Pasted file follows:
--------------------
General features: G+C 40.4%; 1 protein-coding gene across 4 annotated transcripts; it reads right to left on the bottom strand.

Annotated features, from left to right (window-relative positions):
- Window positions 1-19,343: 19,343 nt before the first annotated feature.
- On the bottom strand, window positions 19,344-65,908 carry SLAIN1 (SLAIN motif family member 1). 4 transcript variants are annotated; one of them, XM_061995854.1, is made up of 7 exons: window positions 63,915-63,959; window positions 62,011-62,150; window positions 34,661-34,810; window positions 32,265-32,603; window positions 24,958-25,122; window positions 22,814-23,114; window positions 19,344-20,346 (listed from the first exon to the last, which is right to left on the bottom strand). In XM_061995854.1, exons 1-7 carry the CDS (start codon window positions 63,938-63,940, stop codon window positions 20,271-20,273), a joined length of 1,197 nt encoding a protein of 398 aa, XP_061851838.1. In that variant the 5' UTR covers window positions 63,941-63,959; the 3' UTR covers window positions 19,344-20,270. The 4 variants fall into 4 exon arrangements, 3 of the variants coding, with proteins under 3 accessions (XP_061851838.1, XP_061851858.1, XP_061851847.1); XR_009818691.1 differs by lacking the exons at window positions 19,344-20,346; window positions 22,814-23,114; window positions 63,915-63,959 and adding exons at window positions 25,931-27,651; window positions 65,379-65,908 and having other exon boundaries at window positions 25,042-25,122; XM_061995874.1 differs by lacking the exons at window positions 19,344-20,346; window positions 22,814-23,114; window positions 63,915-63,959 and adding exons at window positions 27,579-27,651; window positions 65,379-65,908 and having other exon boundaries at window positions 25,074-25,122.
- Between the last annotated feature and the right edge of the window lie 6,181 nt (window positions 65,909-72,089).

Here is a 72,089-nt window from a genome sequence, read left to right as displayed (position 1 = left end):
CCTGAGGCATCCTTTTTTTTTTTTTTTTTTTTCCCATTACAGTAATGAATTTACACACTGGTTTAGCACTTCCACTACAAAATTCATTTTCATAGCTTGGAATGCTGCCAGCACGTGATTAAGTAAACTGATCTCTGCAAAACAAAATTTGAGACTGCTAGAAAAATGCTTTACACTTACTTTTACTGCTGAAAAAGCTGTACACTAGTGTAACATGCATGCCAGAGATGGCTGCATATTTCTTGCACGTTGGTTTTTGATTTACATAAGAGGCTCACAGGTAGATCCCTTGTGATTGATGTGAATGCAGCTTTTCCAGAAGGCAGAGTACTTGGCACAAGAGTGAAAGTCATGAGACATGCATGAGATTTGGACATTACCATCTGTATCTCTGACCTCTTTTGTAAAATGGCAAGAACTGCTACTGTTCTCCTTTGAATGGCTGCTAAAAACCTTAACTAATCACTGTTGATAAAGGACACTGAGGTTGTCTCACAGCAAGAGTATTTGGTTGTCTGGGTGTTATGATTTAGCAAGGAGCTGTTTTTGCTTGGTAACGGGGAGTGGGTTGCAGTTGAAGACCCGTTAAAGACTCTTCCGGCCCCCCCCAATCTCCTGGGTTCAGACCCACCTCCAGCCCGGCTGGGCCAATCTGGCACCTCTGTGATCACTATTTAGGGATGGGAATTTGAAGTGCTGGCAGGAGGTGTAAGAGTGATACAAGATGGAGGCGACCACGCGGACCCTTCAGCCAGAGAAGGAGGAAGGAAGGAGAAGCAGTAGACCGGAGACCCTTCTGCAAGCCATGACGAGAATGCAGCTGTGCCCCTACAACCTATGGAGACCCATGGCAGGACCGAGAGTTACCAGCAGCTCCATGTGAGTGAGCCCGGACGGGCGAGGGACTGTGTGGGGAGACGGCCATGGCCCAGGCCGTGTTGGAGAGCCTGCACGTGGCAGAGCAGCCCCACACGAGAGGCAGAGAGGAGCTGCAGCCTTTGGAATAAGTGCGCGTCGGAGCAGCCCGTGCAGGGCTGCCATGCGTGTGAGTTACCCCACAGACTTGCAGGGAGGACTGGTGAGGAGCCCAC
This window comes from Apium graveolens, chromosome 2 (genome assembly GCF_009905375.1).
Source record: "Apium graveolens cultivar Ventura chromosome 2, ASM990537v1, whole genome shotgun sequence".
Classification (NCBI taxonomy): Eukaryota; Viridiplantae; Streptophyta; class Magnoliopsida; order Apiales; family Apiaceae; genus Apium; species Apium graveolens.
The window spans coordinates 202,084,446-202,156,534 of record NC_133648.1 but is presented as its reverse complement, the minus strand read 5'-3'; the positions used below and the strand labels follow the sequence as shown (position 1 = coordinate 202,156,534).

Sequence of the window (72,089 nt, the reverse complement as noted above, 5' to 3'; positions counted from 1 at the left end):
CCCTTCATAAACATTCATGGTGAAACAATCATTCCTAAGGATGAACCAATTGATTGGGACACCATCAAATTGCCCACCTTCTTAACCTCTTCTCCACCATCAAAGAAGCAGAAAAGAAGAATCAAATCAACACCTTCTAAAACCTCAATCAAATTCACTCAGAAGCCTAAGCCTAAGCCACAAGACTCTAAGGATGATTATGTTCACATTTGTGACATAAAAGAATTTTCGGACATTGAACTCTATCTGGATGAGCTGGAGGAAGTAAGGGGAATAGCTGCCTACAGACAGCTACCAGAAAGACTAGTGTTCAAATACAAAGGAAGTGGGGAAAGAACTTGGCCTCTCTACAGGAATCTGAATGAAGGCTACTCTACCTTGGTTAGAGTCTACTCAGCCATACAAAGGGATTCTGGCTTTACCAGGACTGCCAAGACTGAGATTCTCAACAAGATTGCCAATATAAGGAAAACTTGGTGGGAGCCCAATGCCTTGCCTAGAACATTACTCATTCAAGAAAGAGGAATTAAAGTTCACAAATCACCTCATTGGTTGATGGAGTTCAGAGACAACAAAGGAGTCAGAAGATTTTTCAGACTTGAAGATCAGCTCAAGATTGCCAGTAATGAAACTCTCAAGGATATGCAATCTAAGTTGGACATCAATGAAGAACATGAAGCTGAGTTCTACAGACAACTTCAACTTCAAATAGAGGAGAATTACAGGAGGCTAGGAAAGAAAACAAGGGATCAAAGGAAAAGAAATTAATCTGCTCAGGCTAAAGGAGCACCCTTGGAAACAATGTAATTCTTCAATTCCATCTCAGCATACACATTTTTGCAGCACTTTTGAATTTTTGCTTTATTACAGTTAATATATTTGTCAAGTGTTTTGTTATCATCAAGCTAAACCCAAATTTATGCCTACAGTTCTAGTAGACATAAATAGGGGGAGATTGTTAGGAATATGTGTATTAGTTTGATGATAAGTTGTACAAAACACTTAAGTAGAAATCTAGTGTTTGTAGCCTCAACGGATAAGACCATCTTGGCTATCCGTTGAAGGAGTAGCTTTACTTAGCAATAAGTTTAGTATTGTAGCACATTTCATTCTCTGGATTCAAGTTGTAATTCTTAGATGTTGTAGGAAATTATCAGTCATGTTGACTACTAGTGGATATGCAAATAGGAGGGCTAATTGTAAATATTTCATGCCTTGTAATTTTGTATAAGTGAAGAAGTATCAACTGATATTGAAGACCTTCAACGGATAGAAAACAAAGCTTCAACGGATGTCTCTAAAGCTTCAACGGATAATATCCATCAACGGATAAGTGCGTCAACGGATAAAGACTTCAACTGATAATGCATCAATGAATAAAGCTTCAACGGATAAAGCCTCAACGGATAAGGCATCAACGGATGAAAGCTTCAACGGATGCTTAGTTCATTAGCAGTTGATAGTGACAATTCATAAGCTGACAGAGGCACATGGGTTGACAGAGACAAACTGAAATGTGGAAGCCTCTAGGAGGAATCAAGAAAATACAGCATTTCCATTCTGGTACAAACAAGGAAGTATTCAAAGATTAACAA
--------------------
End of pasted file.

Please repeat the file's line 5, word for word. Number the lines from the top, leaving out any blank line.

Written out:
- Between the last annotated feature and the right edge of the window lie 6,181 nt (window positions 65,909-72,089).